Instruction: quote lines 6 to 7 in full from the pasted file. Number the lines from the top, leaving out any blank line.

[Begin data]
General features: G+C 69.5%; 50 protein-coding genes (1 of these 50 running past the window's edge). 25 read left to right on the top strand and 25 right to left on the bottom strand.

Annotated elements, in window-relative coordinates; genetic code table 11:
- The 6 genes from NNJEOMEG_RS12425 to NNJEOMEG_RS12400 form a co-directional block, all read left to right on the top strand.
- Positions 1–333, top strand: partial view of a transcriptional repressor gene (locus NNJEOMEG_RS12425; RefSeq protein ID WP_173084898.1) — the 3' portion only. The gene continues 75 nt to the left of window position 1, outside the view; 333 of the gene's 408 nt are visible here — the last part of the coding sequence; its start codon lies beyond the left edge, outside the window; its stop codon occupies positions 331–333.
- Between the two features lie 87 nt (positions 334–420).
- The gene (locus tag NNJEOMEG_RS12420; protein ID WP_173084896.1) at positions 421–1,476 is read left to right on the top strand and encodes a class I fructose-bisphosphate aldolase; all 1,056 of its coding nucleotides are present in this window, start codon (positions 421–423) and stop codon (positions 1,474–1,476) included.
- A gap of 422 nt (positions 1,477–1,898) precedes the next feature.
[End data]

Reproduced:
- The gene (locus tag NNJEOMEG_RS12420; protein ID WP_173084896.1) at positions 421–1,476 is read left to right on the top strand and encodes a class I fructose-bisphosphate aldolase; all 1,056 of its coding nucleotides are present in this window, start codon (positions 421–423) and stop codon (positions 1,474–1,476) included.
- A gap of 422 nt (positions 1,477–1,898) precedes the next feature.